At a small construction site tucked between an ice skating rink and an office building, students, professors and contractors sing along to country music as they put the finishing touches on two small houses joined in the middle by a manmade wetland.

The University of Maryland students are building WaterShed, the school's entry in the 2011 Solar Decathlon. They are competing against 19 other teams from around the world, including China and Australia.

After months of construction and more than a year of design and planning, the house — powered entirely by solar energy, but with a focus on water conservation and reuse — is nearing completion. It consists of two modules, one a work space, the other residential, which are joined by a "constructed wetland" that will filter water used by the tenants and save it to be reused.

Though all houses created for the competition must be entirely solar-powered, students at the University of Maryland decided that an emphasis on water conservation would be especially appropriate because they are close to the Chesapeake Bay.

The black basin that runs underneath the house holds a wetland for filtering water used inside each module. The middle portion of WaterShed features floor-to-ceiling glass windows, allowing residents to see exactly how much water they use as it runs into the wetland below.

"You literally see where your water ends up," said Veronika Zhiteneva, a 19-year-old environmental science major. "You're conscious of your water."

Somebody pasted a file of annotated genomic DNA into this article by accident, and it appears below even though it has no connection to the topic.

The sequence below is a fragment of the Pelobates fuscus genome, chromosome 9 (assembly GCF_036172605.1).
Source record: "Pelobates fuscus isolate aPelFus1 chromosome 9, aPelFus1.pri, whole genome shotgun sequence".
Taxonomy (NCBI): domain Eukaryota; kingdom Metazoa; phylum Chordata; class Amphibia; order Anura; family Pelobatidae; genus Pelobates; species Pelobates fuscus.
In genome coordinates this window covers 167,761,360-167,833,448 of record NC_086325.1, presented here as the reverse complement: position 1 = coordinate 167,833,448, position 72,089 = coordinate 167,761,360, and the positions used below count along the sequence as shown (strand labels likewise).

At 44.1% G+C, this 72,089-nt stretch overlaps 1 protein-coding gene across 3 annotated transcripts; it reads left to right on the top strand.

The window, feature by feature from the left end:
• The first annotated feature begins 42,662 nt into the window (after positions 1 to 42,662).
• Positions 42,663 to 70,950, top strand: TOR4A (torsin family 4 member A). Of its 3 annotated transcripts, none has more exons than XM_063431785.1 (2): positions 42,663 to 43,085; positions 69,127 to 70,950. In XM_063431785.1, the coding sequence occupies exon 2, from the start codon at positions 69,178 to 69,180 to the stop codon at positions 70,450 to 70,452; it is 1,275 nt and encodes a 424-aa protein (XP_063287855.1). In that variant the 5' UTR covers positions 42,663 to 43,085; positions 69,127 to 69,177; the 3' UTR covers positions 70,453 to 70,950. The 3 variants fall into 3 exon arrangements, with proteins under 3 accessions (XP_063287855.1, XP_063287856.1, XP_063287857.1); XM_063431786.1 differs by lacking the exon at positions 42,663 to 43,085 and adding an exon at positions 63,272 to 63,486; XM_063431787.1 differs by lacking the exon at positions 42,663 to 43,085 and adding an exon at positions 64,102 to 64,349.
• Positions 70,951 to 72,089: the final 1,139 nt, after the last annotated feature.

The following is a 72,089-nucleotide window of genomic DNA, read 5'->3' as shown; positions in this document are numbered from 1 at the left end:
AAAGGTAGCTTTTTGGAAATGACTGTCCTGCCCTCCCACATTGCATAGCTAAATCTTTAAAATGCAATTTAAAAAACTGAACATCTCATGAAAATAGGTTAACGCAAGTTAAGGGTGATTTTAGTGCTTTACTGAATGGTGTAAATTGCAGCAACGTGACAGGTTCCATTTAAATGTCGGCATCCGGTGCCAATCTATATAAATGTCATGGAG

Water that will be recycled comes from bathroom sinks, showers and the washing machine. This water will pass through the wetlands, stocked with a variety of plants native to the bay's watershed.

"They serve as a coffee filter and a sponge," Zhiteneva said.

The house features a gutter system that directs storm runoff into the wetlands. This prevents flash flooding and provides extra filtration, Zhiteneva said.

Newton Gorrell, a 27-year-old architecture student in the graduate program, said the roof has 36 solar panels. It also has a "green roof" that will contain plants that will help reduce water runoff after a storm.

WaterShed also features a set of glass tubes filled with a liquid called glycol which, when struck by the rays of the sun, can heat up to 180 degrees. This heat is then transferred to a hot-water heater which warms all of the water used by the house,

The students have taken the goals of the competition a step further by trying to create more energy than it uses. This excess energy can then be sent back out to the power grid for use by other homes.

The "ultimate goal is to produce more power than you use," said David Daily, a 21-year-old electrical engineering student. "Construction of our house is done in a way that maximizes the efficiency of everything."

Amy Gardner, a professor of architecture at University of Maryland and a mentor for the project, said the WaterShed is "much more … complete and holistic" than it's 2007 entry. For her, the project is more than a competition — she wants the house to tell a story to promote water conservation.

"All teams are concerned about is whether they're going to finish on time," Gardner said. "We aim to win, but we really want to tell our story."

The project costs between $800,000 and $1 million, mainly because it's a prototype. If WaterShed were to become a commercially built house, it would cost about $300,000.

Solar Decathlon entries can be viewed from Sept. 23 to Oct. 2 at the National Mall's West Potomac Park in Washington. This is the fourth time that the university has competed in the solar decathlon. The school placed first in the United States in 2007 for its "LeafHouse."

xcxjbaughman@baltsun.com

Earlier versions of this story misspelled the name of David Daily, and gave an incomplete account of how the University of Maryland finished in a 2007 competition.